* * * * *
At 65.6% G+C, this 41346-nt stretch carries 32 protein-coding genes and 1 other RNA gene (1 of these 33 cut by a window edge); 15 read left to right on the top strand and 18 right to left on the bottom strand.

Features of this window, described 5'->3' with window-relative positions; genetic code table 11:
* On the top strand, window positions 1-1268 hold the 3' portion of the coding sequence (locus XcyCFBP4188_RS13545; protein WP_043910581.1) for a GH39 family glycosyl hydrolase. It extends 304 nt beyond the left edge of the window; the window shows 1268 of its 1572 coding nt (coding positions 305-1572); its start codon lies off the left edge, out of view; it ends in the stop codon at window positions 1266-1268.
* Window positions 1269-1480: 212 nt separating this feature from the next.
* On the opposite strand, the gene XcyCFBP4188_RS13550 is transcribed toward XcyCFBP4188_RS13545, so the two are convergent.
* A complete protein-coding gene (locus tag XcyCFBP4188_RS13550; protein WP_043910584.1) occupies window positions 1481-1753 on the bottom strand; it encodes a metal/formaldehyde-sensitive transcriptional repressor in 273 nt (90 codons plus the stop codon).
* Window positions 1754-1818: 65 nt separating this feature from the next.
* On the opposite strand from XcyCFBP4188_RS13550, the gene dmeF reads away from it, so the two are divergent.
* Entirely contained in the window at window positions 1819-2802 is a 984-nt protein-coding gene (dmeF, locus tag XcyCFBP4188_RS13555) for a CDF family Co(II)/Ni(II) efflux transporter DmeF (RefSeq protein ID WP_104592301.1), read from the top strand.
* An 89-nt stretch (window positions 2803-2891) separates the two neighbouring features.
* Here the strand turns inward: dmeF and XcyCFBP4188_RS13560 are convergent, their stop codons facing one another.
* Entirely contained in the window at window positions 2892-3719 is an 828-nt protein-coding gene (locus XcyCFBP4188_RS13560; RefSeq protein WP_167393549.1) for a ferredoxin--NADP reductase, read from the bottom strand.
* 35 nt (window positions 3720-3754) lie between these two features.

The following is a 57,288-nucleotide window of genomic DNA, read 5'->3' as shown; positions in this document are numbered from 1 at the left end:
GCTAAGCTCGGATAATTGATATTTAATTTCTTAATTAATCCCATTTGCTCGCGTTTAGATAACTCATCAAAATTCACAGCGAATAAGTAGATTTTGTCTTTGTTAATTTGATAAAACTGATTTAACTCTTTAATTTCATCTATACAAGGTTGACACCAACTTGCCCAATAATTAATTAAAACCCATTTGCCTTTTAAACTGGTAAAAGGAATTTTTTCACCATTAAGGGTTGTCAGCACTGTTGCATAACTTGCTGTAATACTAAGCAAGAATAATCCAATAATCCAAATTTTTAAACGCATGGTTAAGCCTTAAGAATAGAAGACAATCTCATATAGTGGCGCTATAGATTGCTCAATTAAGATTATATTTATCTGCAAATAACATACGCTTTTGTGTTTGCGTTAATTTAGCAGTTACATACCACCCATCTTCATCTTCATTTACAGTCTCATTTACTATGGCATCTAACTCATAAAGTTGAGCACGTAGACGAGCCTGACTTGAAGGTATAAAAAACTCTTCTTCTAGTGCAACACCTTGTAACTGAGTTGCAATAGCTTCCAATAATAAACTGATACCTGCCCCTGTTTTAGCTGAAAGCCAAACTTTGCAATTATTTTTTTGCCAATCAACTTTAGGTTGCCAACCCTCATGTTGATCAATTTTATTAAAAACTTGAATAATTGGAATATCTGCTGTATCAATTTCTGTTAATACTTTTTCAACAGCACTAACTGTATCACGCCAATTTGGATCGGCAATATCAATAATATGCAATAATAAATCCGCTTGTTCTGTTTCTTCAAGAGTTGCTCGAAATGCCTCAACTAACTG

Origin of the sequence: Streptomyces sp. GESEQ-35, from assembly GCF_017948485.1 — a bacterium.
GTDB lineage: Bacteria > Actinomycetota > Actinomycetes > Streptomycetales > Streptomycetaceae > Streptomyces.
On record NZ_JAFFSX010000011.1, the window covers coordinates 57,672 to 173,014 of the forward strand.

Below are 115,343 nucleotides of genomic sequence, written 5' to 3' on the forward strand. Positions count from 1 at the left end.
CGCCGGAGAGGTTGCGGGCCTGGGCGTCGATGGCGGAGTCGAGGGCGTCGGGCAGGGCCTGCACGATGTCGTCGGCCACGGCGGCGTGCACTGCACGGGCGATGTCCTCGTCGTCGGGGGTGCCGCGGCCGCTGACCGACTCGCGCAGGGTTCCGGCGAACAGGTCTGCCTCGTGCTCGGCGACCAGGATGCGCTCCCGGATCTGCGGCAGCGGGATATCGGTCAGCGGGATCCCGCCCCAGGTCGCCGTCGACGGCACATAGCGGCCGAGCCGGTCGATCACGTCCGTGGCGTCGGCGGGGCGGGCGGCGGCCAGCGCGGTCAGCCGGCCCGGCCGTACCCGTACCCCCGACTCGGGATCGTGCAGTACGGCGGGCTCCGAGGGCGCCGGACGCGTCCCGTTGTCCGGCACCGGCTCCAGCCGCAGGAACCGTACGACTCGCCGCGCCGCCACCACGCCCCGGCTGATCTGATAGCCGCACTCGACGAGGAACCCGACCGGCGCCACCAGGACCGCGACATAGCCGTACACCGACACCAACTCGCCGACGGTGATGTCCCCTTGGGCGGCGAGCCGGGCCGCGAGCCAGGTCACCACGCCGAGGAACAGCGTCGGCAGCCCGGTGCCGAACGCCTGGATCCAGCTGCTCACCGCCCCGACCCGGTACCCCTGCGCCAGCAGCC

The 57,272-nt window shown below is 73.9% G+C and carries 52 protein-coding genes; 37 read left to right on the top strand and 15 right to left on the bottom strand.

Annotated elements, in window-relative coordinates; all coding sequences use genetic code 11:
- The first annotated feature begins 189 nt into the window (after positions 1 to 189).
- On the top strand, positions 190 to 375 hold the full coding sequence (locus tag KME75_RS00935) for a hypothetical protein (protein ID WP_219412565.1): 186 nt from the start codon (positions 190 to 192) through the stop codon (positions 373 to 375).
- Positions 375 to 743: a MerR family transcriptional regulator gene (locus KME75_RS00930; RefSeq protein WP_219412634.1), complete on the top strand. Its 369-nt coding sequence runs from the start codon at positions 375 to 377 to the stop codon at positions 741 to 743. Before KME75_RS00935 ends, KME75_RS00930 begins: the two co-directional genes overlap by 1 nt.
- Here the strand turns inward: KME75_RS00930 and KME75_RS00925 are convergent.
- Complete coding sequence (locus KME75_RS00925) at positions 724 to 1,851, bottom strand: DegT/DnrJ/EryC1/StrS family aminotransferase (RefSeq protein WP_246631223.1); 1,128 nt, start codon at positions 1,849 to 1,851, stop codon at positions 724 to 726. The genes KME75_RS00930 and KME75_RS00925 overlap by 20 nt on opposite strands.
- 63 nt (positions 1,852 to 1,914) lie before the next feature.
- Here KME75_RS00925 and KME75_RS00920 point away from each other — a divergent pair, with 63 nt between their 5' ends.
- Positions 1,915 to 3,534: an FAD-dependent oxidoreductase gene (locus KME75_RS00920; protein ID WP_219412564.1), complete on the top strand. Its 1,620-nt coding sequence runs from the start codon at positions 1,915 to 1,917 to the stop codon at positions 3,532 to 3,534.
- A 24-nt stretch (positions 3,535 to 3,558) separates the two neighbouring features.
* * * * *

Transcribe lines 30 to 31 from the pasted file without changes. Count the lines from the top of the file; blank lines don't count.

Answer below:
- Positions 1,915 to 3,534: an FAD-dependent oxidoreductase gene (locus KME75_RS00920; protein ID WP_219412564.1), complete on the top strand. Its 1,620-nt coding sequence runs from the start codon at positions 1,915 to 1,917 to the stop codon at positions 3,532 to 3,534.
- A 24-nt stretch (positions 3,535 to 3,558) separates the two neighbouring features.